The "Kitchen Table" Conversations and ALA
Over the next several years, ALA will be leading a major initiative to help libraries of all types utilize proven community engagement tools and techniques to better understand their communities and to encourage community-based innovations in library service.
This effort, which is part of the Association’s strategic goal of assisting in the ongoing transformation of libraries, involves working with the D.C.-based Harwood Institute for Public Innovation. ALA and Harwood will create training modules and tools that libraries can use to engage more deeply with their communities and to become more central to the communities they serve.
At the same time, the Association will be using these same community engagement practices to better understand our “communities”: members, libraries, and the public.
At the 2013 ALA Annual Conference and Exhibition, we began a series of “kitchen table” conversations, focusing on ALA as a community. In those initial conversations, members talked about their aspirations for their professional community, as well as their concerns.
Following the conversations, we analyzed what members said in order to identify common themes. Ultimately, we put together the following summary of those 12 kitchen table conversations:
People want a welcoming, inclusive, engaged, supportive organization. But they’re concerned that ALA’s complexity makes it difficult to navigate and that ALA needs to be more welcoming to new members and new ideas. As people talk more about those concerns, they talk about silos, about having too many choices and too much “noise,” and about bureaucracy. They say we need to concentrate on building relationships and on developing a sense of community; we need more focus; and we need to continue the conversations. If we—ALA leadership, division leadership, round table leadership, staff—worked on this together, they would be more likely to trust the effort and step forward to help.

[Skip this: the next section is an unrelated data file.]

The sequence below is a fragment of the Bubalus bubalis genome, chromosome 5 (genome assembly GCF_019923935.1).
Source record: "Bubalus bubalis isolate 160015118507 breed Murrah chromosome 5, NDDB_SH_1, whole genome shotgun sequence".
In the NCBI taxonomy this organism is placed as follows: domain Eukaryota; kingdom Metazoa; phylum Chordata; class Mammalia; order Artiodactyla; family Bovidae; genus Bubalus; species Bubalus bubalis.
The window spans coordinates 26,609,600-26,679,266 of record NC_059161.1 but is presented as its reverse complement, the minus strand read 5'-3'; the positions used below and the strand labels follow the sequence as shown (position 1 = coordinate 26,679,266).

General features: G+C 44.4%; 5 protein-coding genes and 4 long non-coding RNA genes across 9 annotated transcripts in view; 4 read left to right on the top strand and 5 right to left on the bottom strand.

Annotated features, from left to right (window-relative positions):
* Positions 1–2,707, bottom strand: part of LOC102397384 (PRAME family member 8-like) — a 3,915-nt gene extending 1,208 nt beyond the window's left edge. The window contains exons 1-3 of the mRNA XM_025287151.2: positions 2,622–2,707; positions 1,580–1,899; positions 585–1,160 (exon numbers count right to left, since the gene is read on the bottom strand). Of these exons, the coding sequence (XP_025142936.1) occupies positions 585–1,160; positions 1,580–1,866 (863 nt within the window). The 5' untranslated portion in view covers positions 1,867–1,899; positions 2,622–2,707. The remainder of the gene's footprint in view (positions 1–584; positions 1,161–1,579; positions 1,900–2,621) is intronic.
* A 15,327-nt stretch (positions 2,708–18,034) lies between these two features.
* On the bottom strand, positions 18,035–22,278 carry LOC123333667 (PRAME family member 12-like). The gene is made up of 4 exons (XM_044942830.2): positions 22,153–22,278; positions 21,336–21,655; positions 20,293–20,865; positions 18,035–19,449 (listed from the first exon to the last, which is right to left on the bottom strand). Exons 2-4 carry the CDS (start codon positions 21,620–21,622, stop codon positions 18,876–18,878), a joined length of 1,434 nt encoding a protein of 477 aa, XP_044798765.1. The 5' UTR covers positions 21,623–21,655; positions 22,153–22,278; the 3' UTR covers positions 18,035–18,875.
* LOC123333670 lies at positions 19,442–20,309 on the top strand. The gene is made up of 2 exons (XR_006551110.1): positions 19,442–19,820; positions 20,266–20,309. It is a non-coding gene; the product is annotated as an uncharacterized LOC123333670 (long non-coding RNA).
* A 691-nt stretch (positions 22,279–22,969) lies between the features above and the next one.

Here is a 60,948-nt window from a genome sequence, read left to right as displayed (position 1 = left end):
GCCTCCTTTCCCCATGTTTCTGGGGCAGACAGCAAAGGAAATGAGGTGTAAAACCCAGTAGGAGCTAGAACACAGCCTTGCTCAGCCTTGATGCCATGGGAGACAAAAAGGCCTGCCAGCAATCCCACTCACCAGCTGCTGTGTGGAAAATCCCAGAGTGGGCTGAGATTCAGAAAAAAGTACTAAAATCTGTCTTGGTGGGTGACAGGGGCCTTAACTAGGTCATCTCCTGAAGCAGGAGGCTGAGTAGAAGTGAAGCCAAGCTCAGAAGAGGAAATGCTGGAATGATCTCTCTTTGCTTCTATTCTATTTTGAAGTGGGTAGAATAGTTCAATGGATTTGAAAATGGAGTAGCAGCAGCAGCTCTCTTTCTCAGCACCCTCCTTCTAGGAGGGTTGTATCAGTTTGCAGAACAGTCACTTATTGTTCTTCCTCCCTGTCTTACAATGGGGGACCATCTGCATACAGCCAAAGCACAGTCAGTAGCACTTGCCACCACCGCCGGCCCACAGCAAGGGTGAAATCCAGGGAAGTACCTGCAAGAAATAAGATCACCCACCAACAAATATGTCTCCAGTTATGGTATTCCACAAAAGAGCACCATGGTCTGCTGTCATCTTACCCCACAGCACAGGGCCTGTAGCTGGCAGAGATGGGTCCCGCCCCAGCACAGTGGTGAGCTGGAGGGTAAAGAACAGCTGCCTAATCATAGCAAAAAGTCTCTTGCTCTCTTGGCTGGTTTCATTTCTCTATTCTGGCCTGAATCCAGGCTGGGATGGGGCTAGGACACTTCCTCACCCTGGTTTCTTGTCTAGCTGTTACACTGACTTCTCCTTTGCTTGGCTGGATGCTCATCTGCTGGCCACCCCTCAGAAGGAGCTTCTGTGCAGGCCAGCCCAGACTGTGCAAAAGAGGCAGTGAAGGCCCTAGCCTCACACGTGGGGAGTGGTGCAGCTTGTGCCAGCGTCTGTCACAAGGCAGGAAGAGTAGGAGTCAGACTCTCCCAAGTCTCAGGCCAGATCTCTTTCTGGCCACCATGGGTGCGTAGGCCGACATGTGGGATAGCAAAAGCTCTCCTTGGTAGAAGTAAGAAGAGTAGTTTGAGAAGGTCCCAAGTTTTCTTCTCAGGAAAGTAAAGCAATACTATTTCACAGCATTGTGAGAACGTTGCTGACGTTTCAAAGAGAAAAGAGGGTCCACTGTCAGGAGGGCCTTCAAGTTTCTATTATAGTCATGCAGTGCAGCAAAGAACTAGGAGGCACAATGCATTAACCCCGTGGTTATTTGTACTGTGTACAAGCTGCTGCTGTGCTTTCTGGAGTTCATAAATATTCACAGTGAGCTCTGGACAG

Gaining a deeper understanding of our aspirations may be informative, but it needs to translate into action, and this is where the innovation part comes in. Over the course of the coming year, ALA staff, elected leadership, the divisions, and round tables will be working together to identify specific ideas and steps that will make ALA more welcoming to new members and easier to navigate. The goal here, as with community engagement in libraries, is to show community members tangible results, that their concerns have been heard and that positive changes and progress can occur. (Stay tuned for progress reports as we move along.)
The kitchen table conversations at Annual are just the start. Overwhelmingly, participants asked that we continue these conversations. We intend to do so, with each series building on prior discussions. In every case, results will be posted publicly—and will also become part of ongoing discussions of changes within ALA. (Click for more information about participating in Midwinter kitchen table conversations.)
We will also hold these conversations and forums at chapter, regional, and affiliate conferences, at which participants will have an opportunity to talk about their own aspirations and shape the future of ALA and of libraries. These forums, and kitchen table conversations will help us to better understand the kind of community we want to create and will help serve as a fundamental building block of our next strategic plan and all our ongoing planning efforts going forward.
Community engagement is not just an abstract concept. It is a series of tools and techniques that can help us—whether we're a library or an Association—do a better job.
KEITH MICHAEL FIELS is executive director of the American Library Association, headquartered in Chicago.